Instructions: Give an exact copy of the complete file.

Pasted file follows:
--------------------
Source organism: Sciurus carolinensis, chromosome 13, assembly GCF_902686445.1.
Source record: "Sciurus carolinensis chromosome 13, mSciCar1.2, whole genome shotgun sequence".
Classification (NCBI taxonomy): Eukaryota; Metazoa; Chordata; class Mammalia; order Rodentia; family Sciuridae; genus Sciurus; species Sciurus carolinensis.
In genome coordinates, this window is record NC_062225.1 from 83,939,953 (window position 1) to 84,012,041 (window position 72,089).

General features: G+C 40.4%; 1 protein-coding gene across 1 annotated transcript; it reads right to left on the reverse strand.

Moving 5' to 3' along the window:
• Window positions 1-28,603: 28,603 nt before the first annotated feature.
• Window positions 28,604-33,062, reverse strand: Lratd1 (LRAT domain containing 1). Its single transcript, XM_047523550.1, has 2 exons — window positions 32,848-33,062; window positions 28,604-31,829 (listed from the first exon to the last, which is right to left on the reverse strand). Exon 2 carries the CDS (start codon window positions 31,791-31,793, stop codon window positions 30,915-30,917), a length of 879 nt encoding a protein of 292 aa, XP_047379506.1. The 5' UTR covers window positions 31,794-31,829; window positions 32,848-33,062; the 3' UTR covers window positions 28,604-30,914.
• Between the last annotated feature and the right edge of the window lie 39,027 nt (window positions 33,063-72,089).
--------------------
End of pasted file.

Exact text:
Source organism: Sciurus carolinensis, chromosome 13, assembly GCF_902686445.1.
Source record: "Sciurus carolinensis chromosome 13, mSciCar1.2, whole genome shotgun sequence".
Classification (NCBI taxonomy): Eukaryota; Metazoa; Chordata; class Mammalia; order Rodentia; family Sciuridae; genus Sciurus; species Sciurus carolinensis.
In genome coordinates, this window is record NC_062225.1 from 83,939,953 (window position 1) to 84,012,041 (window position 72,089).

General features: G+C 40.4%; 1 protein-coding gene across 1 annotated transcript; it reads right to left on the reverse strand.

Moving 5' to 3' along the window:
• Window positions 1-28,603: 28,603 nt before the first annotated feature.
• Window positions 28,604-33,062, reverse strand: Lratd1 (LRAT domain containing 1). Its single transcript, XM_047523550.1, has 2 exons — window positions 32,848-33,062; window positions 28,604-31,829 (listed from the first exon to the last, which is right to left on the reverse strand). Exon 2 carries the CDS (start codon window positions 31,791-31,793, stop codon window positions 30,915-30,917), a length of 879 nt encoding a protein of 292 aa, XP_047379506.1. The 5' UTR covers window positions 31,794-31,829; window positions 32,848-33,062; the 3' UTR covers window positions 28,604-30,914.
• Between the last annotated feature and the right edge of the window lie 39,027 nt (window positions 33,063-72,089).